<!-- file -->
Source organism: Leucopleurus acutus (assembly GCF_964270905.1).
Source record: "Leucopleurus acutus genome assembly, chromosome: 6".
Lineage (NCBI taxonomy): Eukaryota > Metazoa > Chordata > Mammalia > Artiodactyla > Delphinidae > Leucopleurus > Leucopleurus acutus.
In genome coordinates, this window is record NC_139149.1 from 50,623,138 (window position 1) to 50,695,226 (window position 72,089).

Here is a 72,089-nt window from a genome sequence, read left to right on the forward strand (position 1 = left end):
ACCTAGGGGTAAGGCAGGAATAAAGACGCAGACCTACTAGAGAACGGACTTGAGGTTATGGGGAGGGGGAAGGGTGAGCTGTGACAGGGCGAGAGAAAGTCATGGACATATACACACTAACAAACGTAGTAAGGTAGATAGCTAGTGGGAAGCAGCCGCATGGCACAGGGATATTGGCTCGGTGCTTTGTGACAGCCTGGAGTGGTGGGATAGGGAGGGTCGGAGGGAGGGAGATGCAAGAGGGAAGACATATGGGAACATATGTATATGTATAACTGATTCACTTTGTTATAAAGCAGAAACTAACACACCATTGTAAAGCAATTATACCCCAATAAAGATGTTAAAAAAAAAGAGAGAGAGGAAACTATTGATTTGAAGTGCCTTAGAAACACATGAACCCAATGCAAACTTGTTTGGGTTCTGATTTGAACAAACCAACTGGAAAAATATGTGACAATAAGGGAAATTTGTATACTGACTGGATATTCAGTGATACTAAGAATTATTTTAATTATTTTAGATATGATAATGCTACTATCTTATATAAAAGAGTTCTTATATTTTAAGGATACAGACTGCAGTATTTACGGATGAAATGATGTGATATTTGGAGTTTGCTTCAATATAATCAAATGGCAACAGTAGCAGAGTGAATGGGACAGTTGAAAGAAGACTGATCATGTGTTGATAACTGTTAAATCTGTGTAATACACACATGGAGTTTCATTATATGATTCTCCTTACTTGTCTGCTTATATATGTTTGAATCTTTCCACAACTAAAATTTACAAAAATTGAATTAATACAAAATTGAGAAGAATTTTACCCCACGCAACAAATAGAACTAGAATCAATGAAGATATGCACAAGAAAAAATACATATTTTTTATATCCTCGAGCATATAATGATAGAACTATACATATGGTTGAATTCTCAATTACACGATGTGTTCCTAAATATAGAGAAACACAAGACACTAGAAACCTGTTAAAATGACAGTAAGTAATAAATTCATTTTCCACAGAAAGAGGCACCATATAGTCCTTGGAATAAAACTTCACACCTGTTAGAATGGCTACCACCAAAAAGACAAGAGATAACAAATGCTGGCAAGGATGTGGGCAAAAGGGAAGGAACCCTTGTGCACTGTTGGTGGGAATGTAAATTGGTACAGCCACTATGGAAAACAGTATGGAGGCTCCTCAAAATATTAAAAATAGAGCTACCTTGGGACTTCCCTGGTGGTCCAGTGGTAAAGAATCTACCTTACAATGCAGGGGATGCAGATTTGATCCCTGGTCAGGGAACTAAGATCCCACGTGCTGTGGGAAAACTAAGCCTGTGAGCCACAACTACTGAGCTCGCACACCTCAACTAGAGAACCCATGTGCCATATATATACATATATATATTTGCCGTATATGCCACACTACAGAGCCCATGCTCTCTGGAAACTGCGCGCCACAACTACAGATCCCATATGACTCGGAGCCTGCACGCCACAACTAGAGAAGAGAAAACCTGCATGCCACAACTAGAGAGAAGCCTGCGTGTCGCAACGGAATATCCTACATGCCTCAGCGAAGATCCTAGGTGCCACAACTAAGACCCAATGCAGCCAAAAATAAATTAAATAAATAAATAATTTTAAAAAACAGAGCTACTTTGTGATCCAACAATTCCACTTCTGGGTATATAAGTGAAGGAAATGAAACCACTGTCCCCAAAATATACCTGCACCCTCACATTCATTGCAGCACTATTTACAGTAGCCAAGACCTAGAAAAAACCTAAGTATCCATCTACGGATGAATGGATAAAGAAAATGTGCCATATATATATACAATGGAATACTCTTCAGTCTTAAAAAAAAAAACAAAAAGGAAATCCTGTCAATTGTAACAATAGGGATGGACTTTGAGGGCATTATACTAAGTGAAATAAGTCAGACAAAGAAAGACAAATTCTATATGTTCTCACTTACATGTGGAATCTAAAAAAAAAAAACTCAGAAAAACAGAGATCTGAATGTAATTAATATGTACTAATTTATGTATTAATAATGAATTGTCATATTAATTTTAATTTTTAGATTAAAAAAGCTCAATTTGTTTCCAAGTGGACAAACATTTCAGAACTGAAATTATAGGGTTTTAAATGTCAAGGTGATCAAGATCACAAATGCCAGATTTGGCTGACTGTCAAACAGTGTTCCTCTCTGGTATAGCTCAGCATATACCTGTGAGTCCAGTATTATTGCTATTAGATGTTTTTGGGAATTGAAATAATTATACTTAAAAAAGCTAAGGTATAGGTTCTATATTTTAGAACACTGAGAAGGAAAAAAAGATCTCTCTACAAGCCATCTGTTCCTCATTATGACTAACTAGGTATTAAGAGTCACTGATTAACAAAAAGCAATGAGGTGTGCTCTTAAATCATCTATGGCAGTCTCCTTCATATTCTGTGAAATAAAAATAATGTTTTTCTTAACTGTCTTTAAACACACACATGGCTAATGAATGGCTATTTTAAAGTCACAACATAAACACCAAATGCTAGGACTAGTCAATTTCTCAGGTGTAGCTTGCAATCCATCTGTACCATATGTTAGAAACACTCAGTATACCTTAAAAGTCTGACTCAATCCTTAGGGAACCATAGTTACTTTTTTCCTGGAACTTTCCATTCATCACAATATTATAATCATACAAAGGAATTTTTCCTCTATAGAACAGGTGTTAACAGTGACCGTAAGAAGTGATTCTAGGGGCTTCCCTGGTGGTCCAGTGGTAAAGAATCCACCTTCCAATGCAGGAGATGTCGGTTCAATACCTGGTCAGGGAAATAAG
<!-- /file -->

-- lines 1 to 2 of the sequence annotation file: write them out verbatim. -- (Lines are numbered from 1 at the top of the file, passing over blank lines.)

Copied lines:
Source organism: Leucopleurus acutus (assembly GCF_964270905.1).
Source record: "Leucopleurus acutus genome assembly, chromosome: 6".